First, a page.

It’s three more months and my maternity leave is over – yet I have another 15 pounds of baby weight to lose! Argh (pulling my hair out)! Ideally, before I go back to work, I’d love to fly across the big pond to northern Spain and do a two-week pilgrim’s journey to the Galician city of Santiago de Compostela. Surely, if I walked for days straight, I’d lose a few pounds here and there, right?
I know a friend who did two-weeks’ worth of self-discovery along this ancient pilgrimage route. Her husband joined her for a shorter one week walk. A year later, they were divorced. Must have been some soul-searching they did along the way.
If I had the opportunity, I would do the 1) Camino Francés, which starts in St. Jean-Pied-du-Port near Biarritz in France and weaves 800 kilometres northwest to Santiago de Compostela. It passes through Roncesvalles, Pamplona, Torres del Rio, Burgos, Leon, and Astorga, to name just a few places I’d love to see.
Or, I would do 2) Camino del Norte, one of the longer routes, which starts in Irun near the French border and makes it way along the coast, 825 kilometres to Santiago de Compostela. It passes through San Sebastian, Bilbao, and Santander, among many.
Once the pilgrims reach the city of Santiago de Compostela, where the remains of St. James are believed to be in the cathedral, they are met with these almond cakes on the windowsills of every pastry shop there. Sort of like a well-earned reward for the long trek, I suppose?
Sigh. How I wish I could just pick up and go, like the old times…Oh, but this is just me dreaming about stuff again.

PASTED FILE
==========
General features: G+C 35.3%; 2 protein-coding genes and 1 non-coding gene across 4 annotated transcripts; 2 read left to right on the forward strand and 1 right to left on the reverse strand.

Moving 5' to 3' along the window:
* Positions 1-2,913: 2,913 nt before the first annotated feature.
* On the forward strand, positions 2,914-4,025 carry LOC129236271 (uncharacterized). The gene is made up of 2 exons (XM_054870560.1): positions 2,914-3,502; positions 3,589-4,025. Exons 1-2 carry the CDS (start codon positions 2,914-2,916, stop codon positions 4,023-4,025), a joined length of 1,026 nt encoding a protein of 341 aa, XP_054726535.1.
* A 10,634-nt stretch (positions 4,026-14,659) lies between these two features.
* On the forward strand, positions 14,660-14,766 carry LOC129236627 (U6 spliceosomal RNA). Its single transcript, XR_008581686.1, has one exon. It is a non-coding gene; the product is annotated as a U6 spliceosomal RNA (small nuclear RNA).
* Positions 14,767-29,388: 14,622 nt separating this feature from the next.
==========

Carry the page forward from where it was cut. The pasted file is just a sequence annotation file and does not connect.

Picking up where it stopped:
Back to the cake. This is usually baked in a wide cake pan and is meant to come out low (a maximum of 5/8 inches tall). It is also traditionally dusted in icing sugar with an imprint of St. James’ cross. But since I haven’t done the pilgrimage, I didn’t think it would be right to put the sign of the cross on my cake.
I love their delicate nutty flavour, and somehow, this really stands out in my mind as a very Spanish type of dessert. And I probably should not be admitting this, but I ate three-quarters of the 9″ x 13″ sheet all by myself. Shame!
If you do feel like indulging in something very Spanish and very tasty, I highly suggest the Santiago cake. This recipe is from the cookbook “The Family Meal” by Ferran Adria (yes, that Ferran Adria). The only thing I changed was the size of the baking vessel (he suggested a 12″ x 20″; I used a 9″ x 13″). Other than that, who am I to argue with a Spaniard and a world-renowned chef on a recipe? However, try not to follow my footsteps by eating the entire sheet. Oh well, I’d have to do some heavy-duty penance to pay for my sins. Mea culpa. The crux will be on the treadmill!
- 3 extra large eggs, at room temperature
- ¾ cup (170 g) granulated sugar
- 2½ cups (250 g) ground almonds
- 1 pinch ground cinnamon
- zest of ½ lemon
- confectioners' sugar
- Preheat oven to 350 F (180 C). Grease the bottom and sides on a 9" x 13" (minimum) or 12" x 20" (maximum) rectangular pan with butter. Add the flour and tap it around the pan. Tip out the excess. Line the bottom of the pan with parchment paper.
- Break the eggs into a bowl and add the sugar. Using a free-standing mixer with wire attachement or an electric hand whisk, beat until thick and foamy, about 5 minutes.
- Mix in the ground almonds (almond meall) and the cinnamon.
- Finely grate the lemon zest and stir into the dry ingredients.
- Gently add the ground almond mixture to the egg and sugar mixture. Fold in carefully with a spatula to retain as much air as possible. Immediately stop mixing when the batter is smooth. Do not overmix.
- Pour the batter into the prepared pan. The cake batter should be about ⅝-inch deep.
- Bake in the oven for 17 minutes, or until evenly risen, golden, and shrinking away from the sides of the pan. Remove from the oven and let cool in the pan.
- Remove the cake from the pan by lifting the parchment paper. Cut into portions with a knife or a cookie cutter / mold.
- Sprinkle confectioners' sugar over the top using a fine-mesh strainer before serving.